Day 1: FIFA must regulate TPO, not ban it.
Day 2: Third-party entitlement to shares of transfer fees: problems and solutions
Day 3: The Impact of the TPO Ban on South American Football.
Day 4: Third Party Investment from a UK Perspective.
Day 5: Why FIFA's TPO ban is justified.
22 December 2014, FIFA officially introduced
an amendment to its Regulations on the Status and Transfers of Players banning third-party ownership of players’
economic rights (TPO) in football. This decision to put a definitive end to the
use of TPO in football is controversial, especially in countries where
TPO is a mainstream financing mechanism for clubs, and has led the Portuguese
and Spanish football leagues to launch a complaint in front of the European
Commission, asking it to find the FIFA ban contrary to EU competition law.
Next week, we will feature a Blog Symposium
discussing the FIFA TPO ban and its compatibility with EU competition law. We
are proud and honoured to welcome contributions from both the complainant (the
Spanish football league, La Liga) and the defendant (FIFA) and three renowned
experts on TPO matters: Daniel Geey ( Competition lawyer at Fieldfisher, aka @FootballLaw), Ariel Reck (lawyer at
Reck Sports law in Argentina, aka @arielreck)
and Raffaele Poli (Social scientist and head of the CIES Football Observatory). The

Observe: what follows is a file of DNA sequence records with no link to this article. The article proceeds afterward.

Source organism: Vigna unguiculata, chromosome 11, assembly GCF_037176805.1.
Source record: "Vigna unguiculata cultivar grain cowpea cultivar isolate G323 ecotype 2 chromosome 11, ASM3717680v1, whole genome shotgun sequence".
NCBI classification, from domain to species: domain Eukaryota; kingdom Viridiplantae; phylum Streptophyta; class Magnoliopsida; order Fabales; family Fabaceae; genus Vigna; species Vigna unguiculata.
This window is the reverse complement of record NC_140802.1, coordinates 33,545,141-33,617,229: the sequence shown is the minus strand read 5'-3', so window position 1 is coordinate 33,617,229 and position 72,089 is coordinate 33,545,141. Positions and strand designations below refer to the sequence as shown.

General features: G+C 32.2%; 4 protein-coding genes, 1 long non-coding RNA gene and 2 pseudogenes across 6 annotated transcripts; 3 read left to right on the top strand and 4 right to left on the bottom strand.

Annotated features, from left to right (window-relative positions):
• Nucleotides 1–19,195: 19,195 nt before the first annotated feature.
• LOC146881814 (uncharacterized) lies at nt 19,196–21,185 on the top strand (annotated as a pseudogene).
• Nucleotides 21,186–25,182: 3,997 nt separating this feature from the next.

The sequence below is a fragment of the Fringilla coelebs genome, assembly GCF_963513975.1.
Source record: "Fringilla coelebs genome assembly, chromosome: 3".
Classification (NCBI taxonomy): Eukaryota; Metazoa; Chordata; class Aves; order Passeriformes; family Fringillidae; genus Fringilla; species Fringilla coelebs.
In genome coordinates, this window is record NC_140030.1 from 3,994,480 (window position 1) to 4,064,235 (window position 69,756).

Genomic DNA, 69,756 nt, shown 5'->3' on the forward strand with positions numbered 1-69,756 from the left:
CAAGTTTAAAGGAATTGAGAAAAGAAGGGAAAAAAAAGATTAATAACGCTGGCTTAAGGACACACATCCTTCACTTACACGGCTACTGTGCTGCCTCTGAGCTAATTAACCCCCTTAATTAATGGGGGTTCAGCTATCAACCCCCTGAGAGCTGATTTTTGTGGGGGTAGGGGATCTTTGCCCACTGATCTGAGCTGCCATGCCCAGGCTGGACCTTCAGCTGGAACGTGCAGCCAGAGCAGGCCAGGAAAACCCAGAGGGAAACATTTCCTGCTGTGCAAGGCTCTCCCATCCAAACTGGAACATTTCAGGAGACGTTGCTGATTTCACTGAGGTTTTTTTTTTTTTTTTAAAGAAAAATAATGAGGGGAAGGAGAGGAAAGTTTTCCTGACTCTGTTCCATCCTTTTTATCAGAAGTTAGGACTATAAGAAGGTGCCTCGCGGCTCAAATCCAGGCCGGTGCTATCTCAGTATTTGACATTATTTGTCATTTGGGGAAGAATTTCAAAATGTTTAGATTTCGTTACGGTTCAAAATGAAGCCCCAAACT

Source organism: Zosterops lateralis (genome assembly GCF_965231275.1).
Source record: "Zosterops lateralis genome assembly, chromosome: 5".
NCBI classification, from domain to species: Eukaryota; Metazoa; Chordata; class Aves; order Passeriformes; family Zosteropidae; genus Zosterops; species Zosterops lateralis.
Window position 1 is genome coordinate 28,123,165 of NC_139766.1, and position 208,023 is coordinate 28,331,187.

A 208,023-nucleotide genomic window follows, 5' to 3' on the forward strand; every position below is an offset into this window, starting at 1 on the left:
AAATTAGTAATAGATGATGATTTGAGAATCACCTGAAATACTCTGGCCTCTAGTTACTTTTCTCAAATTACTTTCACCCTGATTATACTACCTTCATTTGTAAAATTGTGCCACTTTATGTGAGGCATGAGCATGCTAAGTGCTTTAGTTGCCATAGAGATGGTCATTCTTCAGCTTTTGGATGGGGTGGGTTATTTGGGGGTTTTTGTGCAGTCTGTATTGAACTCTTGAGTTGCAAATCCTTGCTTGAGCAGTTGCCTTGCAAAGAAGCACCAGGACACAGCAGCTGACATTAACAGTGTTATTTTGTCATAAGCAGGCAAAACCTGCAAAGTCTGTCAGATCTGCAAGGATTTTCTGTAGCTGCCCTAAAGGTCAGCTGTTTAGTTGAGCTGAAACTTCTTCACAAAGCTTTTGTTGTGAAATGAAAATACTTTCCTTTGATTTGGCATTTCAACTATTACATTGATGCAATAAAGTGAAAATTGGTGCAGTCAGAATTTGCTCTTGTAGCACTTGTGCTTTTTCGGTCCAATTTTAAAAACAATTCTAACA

contributions will focus on different aspects of the functioning of TPO and on
the impact and consequences of the ban.
Before the five blogs (starting with the
complainant, La Liga, on Tuesday) will be published next week on a daily basis, we
have the pleasure to kick off today with a light introduction to TPO. At the
end of next week we will synthesise the debate and provide our preliminary take
on the ban’s compatibility with EU law.
With this exciting Blog Symposium on one of the hottest
sports law topics, we celebrate the first anniversary of the ASSER
International Sports Law Blog (last year’s opening blog is here). We hope you will enjoy the read and feel free to comment!
What is TPO?
use of the notion of TPO is often criticized because it misrepresents the
situation it purposes to qualify. Indeed, no third-party owns a player, but only
a share of the “economic right” linked to the transfer of the player’s “federative right”.
This is why, as you will see later next week, some of our authors refuse to use
the term and have opted for alternative concepts, such as TPE (third-party
entitlements) or TPI (third-party investment). Due to our legal obsession with
the written word, we will personally hold onto TPO as it is the notion
enshrined in FIFA’s regulations.
this semantic debate, a plurality of contractual constellations is captured
under the umbrella term TPO. What is common to all cases is that a company or
an individual provides a football club or a player with money in return for being
entitled to a share of a player’s future transfer value. Thus, TPO is enshrined
in a separate private law contract between a third-party and a club or a
player. The plurality of TPO situations derives from this contractual basis. The
parties are free under national private law to creatively draft those contracts
as they see fit, each one of them being a specific type of TPO in itself.
main aim of the practice is to finance clubs. Often TPO is used to externalise
the costs of recruiting a player, sometimes it is used to finance the general
functioning of a club. However, the use of TPO is always intimately connected